She suggests the hesitation will fade as the benefits for employees become clear. "At the base, it is about understanding our values and having respect and compassion for other people. All of these things deepen personal development and satisfaction in work," Ms. Connolly says.

That was certainly true for Telus, says Linda Lewis-Daly, Toronto-based manager of wellness programs for the Vancouver-headquartered company, which has 26,000 employees.

Over the past six years, it has been adding programs to help employees "explore their personal values and inner spirituality" as part of its wellness initiatives at all of its offices.

These include inspirational talks and discussion groups that have formed in some offices to discuss these matters in the workplace.

There are quiet rooms where people can retreat to pray or meditate , and lending libraries of books and videos on spiritual practices they can explore in their own time. Yoga, tai chi and chi gong instruction have become popular lunchtime programs .

Employees have responded enthusiastically, Ms. Lewis-Daly says.

"It's difficult to measure statistically because a lot of spirituality is intangible and personal," but in twice-yearly staff questionnaires, the company has seen continuing increases in scores for employee motivation, creativity and job satisfaction.

Other benefits employees cite are greater sense of community and better relations with colleagues and supervisors, Ms. Lewis-Daly says. Employees also appreciate the networking opportunities of getting together with co-workers in other teams and departments, she adds.

The benefits of focusing on spirituality can actually be statistically measured, says Phyllis Hempel, chief executive officer of Capital Care Group.

Nursing and support staff in one of the company's 11 units in Edmonton went through a one-day Spirit at Work workshop last fall and then did weekly one-hour follow-ups. These staff were compared with a similar-size group in another unit that did not take the programs.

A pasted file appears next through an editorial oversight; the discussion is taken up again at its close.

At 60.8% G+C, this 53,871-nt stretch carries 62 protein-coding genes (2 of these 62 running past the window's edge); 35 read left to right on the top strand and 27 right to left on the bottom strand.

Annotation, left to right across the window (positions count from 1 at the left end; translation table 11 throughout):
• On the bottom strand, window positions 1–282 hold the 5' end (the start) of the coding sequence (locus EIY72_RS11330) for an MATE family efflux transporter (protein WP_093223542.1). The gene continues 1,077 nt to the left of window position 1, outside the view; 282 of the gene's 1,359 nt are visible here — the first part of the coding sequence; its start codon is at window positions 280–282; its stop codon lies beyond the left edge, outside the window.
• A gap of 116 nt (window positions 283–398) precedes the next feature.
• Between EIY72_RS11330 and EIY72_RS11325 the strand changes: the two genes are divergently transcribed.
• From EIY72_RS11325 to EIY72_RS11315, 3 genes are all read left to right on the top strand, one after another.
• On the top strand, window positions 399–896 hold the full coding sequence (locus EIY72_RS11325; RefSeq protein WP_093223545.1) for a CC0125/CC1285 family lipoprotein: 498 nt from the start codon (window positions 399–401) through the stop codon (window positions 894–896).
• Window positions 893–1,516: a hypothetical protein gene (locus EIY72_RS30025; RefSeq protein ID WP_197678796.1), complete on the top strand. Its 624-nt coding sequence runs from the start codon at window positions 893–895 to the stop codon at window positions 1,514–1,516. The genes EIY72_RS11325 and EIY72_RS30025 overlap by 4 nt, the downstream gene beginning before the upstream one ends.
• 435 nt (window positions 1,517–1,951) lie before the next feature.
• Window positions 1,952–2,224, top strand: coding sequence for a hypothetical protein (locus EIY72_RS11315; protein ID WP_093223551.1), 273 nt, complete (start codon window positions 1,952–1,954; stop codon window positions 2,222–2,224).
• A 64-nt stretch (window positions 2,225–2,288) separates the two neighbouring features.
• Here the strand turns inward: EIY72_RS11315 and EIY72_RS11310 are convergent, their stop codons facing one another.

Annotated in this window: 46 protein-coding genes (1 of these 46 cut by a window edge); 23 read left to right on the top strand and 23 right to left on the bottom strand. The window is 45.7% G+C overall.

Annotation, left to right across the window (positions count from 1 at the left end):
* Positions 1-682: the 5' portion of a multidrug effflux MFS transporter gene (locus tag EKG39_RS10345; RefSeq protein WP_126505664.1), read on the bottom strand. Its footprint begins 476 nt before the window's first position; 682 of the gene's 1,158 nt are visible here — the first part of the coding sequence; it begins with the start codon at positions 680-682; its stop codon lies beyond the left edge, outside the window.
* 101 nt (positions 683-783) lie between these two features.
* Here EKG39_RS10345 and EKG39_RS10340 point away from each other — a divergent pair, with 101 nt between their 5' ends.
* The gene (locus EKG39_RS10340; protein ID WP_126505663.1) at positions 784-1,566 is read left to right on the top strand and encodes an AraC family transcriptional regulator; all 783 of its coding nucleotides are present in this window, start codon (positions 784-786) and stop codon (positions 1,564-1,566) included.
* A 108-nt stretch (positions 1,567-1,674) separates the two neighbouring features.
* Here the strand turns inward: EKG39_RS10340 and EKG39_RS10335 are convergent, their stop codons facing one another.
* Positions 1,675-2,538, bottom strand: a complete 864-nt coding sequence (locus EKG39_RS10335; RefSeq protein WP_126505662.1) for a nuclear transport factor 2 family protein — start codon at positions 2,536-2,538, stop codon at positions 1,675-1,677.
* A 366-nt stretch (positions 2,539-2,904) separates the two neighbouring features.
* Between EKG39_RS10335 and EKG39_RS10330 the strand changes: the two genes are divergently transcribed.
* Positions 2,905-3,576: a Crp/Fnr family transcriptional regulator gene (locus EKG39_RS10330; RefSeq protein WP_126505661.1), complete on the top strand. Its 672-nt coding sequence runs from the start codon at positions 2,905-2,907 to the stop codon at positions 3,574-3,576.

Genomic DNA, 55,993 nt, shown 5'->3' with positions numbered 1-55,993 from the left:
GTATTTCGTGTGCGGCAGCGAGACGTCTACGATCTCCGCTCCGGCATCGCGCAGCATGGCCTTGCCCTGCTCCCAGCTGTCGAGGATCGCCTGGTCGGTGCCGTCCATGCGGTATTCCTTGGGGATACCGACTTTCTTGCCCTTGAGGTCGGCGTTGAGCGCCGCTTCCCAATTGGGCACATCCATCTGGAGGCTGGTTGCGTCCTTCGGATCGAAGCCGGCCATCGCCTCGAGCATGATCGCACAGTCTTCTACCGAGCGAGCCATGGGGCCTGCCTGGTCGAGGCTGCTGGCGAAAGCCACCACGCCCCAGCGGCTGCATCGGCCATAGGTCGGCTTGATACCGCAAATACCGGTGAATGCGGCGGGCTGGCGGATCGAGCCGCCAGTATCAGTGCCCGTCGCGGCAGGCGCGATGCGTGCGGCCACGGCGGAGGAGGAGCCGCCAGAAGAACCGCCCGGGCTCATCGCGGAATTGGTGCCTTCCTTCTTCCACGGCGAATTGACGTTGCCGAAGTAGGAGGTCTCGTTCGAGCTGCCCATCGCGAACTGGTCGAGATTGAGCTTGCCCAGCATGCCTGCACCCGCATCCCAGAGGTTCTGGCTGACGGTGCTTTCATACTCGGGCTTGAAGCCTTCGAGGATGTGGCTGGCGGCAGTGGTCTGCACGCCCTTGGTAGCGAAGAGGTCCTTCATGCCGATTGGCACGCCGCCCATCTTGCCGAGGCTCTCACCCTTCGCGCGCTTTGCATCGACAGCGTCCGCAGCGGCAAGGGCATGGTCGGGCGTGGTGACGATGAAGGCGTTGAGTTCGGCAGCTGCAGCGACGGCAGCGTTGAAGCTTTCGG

Before the program, both groups had an absenteeism rate the equivalent of 10 per cent a year. Since the program was run last fall, the rate for the group that participated has dropped to 3.6 per cent while those who did not had a rate of 8.4 per cent, Ms. Hempel says. And staff turnover dropped among those who took the program, but doubled among those who did not.

What brought about the changes? The Spirit at Work course used exercises designed "to get people to open their hearts to others and appreciate the importance of the things they do and how kindness, gratitude and humility can enhance a spiritual life," says the program's creator, Val Kinjerski, director of Kaizen Solutions for Human Services in St. Albert, Alta.

Exercises included meditations and visualizations of what contributions people make through their work, what is special about their role and how it supports others. Then people were led through exercises to explore their inner needs and purpose in life and why the work they do matters to others.

Many of those who took the program have continued to follow up in their personal lives since the seminar program last fall, she says.

In fact, employees don't need a formal program to be spiritual on the job, says Eric Hellman, who runs a spirituality consulting business, Conscious Change, and is a board member of the Workplace Centre for Spirituality and Ethical Development in Vancouver.

"People still seem to think that spiritual practices have to be approved by the company, but they don't have to be."

The former executive director of the Recycling Council of Ontario and consultant for a recycling firm says he left the business world because he felt frustrated and feared ostracism if he spoke about his religious beliefs and spiritual path. "I realized it wasn't honest -- and that I was going to die metaphorically or literally if I didn't express my truth."